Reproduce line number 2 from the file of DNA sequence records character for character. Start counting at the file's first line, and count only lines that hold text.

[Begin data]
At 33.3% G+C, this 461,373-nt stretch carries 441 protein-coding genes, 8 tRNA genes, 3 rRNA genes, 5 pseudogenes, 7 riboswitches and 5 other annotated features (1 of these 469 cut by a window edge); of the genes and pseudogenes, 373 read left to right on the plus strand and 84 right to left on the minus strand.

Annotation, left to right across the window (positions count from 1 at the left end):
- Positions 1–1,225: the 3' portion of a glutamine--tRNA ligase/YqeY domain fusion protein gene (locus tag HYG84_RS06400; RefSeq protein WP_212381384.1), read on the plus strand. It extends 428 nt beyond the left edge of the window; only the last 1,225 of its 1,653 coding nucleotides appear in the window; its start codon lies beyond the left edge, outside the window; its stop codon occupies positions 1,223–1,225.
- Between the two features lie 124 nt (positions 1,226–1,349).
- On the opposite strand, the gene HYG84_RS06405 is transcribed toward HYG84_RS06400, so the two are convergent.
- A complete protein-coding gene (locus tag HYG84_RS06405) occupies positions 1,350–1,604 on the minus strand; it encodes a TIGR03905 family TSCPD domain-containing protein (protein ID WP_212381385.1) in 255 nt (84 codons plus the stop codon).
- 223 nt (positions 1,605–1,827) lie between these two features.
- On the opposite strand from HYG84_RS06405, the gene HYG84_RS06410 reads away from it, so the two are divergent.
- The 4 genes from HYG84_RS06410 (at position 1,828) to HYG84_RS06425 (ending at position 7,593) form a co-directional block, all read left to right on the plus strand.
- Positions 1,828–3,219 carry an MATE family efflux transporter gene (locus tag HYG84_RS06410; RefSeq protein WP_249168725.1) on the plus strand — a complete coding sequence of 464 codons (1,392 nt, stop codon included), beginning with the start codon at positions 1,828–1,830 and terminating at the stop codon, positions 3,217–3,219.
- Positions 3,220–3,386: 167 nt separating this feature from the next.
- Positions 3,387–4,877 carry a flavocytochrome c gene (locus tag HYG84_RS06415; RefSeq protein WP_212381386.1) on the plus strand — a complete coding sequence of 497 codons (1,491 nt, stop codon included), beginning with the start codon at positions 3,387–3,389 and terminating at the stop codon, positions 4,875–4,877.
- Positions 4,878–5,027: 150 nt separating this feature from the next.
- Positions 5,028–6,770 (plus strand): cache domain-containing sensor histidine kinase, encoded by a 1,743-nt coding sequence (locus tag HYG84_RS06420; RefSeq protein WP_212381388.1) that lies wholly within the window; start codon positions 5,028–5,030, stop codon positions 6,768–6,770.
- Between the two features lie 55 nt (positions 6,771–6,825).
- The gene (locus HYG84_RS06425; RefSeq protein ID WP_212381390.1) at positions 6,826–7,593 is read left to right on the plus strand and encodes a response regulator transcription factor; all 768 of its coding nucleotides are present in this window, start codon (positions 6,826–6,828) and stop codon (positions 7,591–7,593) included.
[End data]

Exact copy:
Annotation, left to right across the window (positions count from 1 at the left end):